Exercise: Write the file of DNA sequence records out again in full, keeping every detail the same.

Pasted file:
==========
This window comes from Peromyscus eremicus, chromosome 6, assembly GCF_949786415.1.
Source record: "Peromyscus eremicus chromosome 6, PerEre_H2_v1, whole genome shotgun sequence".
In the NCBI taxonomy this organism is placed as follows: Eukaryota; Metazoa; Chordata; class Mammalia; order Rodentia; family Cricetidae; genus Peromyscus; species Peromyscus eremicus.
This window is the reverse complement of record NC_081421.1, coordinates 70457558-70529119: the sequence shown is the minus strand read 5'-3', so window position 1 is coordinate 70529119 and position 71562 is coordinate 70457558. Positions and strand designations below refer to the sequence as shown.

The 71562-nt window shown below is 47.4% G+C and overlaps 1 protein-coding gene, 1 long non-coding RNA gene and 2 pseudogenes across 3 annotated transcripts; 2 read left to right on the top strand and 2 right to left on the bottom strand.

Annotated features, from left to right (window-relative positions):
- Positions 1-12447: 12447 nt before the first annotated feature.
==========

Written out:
This window comes from Peromyscus eremicus, chromosome 6, assembly GCF_949786415.1.
Source record: "Peromyscus eremicus chromosome 6, PerEre_H2_v1, whole genome shotgun sequence".
In the NCBI taxonomy this organism is placed as follows: Eukaryota; Metazoa; Chordata; class Mammalia; order Rodentia; family Cricetidae; genus Peromyscus; species Peromyscus eremicus.
This window is the reverse complement of record NC_081421.1, coordinates 70457558-70529119: the sequence shown is the minus strand read 5'-3', so window position 1 is coordinate 70529119 and position 71562 is coordinate 70457558. Positions and strand designations below refer to the sequence as shown.

The 71562-nt window shown below is 47.4% G+C and overlaps 1 protein-coding gene, 1 long non-coding RNA gene and 2 pseudogenes across 3 annotated transcripts; 2 read left to right on the top strand and 2 right to left on the bottom strand.

Annotated features, from left to right (window-relative positions):
- Positions 1-12447: 12447 nt before the first annotated feature.